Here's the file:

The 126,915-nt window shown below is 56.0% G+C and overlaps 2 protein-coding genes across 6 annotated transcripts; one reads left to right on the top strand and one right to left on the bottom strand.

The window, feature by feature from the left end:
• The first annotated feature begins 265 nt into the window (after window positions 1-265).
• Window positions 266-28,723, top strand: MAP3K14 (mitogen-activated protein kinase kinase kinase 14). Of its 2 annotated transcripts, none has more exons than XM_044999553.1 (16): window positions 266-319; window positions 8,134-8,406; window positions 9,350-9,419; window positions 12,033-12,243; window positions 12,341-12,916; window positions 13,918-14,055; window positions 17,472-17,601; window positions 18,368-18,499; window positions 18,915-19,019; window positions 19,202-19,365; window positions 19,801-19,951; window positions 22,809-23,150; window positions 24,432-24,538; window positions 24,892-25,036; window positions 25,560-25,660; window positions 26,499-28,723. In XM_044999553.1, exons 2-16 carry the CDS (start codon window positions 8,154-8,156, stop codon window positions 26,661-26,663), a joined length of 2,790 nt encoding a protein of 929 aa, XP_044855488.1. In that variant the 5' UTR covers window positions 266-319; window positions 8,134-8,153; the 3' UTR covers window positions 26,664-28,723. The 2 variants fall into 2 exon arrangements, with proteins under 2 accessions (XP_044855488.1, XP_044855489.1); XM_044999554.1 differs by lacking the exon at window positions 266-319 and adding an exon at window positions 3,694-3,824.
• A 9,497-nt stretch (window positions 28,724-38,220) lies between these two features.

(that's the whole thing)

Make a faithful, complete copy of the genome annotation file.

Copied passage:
The 126,915-nt window shown below is 56.0% G+C and overlaps 2 protein-coding genes across 6 annotated transcripts; one reads left to right on the top strand and one right to left on the bottom strand.

The window, feature by feature from the left end:
• The first annotated feature begins 265 nt into the window (after window positions 1-265).
• Window positions 266-28,723, top strand: MAP3K14 (mitogen-activated protein kinase kinase kinase 14). Of its 2 annotated transcripts, none has more exons than XM_044999553.1 (16): window positions 266-319; window positions 8,134-8,406; window positions 9,350-9,419; window positions 12,033-12,243; window positions 12,341-12,916; window positions 13,918-14,055; window positions 17,472-17,601; window positions 18,368-18,499; window positions 18,915-19,019; window positions 19,202-19,365; window positions 19,801-19,951; window positions 22,809-23,150; window positions 24,432-24,538; window positions 24,892-25,036; window positions 25,560-25,660; window positions 26,499-28,723. In XM_044999553.1, exons 2-16 carry the CDS (start codon window positions 8,154-8,156, stop codon window positions 26,661-26,663), a joined length of 2,790 nt encoding a protein of 929 aa, XP_044855488.1. In that variant the 5' UTR covers window positions 266-319; window positions 8,134-8,153; the 3' UTR covers window positions 26,664-28,723. The 2 variants fall into 2 exon arrangements, with proteins under 2 accessions (XP_044855488.1, XP_044855489.1); XM_044999554.1 differs by lacking the exon at window positions 266-319 and adding an exon at window positions 3,694-3,824.
• A 9,497-nt stretch (window positions 28,724-38,220) lies between these two features.